French President Emmanuel Macron and former Australian Prime Minister Malcolm Turnbull stand on the deck of HMAS Waller, a Collins-class submarine operated by the Royal Australian Navy, at Garden Island in Sydney on May 2, 2018.
Ludovic Marin | Afp | Getty Images
Australia’s new Labor-led government has reached a 555 million euro ($583.58 million) settlement over a controversial decision last year to scrap the French submarine deal, a move Canberra hopes will help repair the rift between the two countries.
Australia last year cancelled a multi-billion-dollar order for submarines with French military shipyard Naval Group and opted instead for an alternative deal with the United States and Britain.
The move enraged Paris and triggered an unprecedented diplomatic crisis. It has also riled China, the major rising power in the Indo-Pacific region.
Australia Prime Minister Anthony Albanese said on Saturday in a news conference in Sydney that his government had reached a “fair and equitable” settlement with Naval Group.
The cancellation last year of Canberra’s order for a new conventional submarine fleet with Naval Group – valued at $40 billion in 2016 and reckoned to cost much more today — came after the previous government signed a trilateral security partnership with the United States and Britain.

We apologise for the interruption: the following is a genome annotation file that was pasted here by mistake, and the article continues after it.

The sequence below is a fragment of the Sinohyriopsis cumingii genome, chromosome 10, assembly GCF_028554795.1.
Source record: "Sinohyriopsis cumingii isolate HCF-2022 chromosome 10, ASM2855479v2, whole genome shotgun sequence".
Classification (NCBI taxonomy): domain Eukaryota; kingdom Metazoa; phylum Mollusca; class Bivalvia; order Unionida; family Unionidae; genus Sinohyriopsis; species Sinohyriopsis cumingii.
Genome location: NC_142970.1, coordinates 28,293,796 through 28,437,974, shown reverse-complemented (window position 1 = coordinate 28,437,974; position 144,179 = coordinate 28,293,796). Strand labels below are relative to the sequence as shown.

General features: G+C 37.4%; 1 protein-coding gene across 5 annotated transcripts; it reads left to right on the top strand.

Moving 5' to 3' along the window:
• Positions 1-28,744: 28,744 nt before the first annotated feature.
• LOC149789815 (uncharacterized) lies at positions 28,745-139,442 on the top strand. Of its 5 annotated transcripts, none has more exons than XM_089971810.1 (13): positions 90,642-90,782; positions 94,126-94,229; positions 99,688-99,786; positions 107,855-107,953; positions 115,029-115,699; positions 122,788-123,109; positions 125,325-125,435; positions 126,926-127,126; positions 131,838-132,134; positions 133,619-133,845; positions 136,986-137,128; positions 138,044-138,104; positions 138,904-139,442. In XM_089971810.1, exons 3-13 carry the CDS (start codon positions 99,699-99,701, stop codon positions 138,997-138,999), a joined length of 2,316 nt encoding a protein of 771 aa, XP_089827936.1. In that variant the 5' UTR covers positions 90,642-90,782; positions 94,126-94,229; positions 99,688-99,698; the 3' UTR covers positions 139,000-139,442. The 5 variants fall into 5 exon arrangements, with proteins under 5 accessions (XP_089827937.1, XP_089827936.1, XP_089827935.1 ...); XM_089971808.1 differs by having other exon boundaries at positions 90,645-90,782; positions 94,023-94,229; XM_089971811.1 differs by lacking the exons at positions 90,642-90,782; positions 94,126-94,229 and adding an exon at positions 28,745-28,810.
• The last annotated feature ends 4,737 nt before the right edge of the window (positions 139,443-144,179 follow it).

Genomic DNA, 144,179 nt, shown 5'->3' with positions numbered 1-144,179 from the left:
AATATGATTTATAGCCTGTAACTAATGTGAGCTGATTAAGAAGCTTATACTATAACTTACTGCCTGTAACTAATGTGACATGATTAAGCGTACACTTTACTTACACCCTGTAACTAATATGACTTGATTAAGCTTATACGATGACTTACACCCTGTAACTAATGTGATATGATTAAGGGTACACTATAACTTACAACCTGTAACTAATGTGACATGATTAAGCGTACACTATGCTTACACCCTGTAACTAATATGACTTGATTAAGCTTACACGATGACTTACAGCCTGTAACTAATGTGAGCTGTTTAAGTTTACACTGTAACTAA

The trilateral deal was for a fleet of nuclear-powered submarines with U.S. and British technology. Albanese said the settlement would allow Australia to move forward in its relationship with France.
“Given the gravity of the challenges that we face both in the region and globally, it is essential that Australia and France once again unite to defend our shared principles and interests,” Albanese said in a separate statement.
Australia, the United States, France and its partners have all expressed concern about China’s growing influence in the Pacific, a region that has traditionally been under their sway. Their concerns increased after China and the Solomon Island’s signed a security pact earlier in the year.
“We deeply respect France’s role and active engagement in the Indo-Pacific,” Albanese said. He added he was looking forward to taking up French President Emmanuel Macron’s invitation to visit Paris.